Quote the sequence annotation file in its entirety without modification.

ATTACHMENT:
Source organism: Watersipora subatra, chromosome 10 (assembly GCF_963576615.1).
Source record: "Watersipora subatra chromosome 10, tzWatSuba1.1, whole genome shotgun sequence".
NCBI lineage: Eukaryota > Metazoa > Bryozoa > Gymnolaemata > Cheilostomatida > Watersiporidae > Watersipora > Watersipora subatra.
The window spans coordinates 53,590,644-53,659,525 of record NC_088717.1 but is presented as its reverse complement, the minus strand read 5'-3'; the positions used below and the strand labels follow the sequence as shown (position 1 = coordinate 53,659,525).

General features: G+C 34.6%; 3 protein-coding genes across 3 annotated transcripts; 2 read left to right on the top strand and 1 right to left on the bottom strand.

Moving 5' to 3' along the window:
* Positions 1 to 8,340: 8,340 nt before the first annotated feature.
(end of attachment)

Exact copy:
Source organism: Watersipora subatra, chromosome 10 (assembly GCF_963576615.1).
Source record: "Watersipora subatra chromosome 10, tzWatSuba1.1, whole genome shotgun sequence".
NCBI lineage: Eukaryota > Metazoa > Bryozoa > Gymnolaemata > Cheilostomatida > Watersiporidae > Watersipora > Watersipora subatra.
The window spans coordinates 53,590,644-53,659,525 of record NC_088717.1 but is presented as its reverse complement, the minus strand read 5'-3'; the positions used below and the strand labels follow the sequence as shown (position 1 = coordinate 53,659,525).

General features: G+C 34.6%; 3 protein-coding genes across 3 annotated transcripts; 2 read left to right on the top strand and 1 right to left on the bottom strand.

Moving 5' to 3' along the window:
* Positions 1 to 8,340: 8,340 nt before the first annotated feature.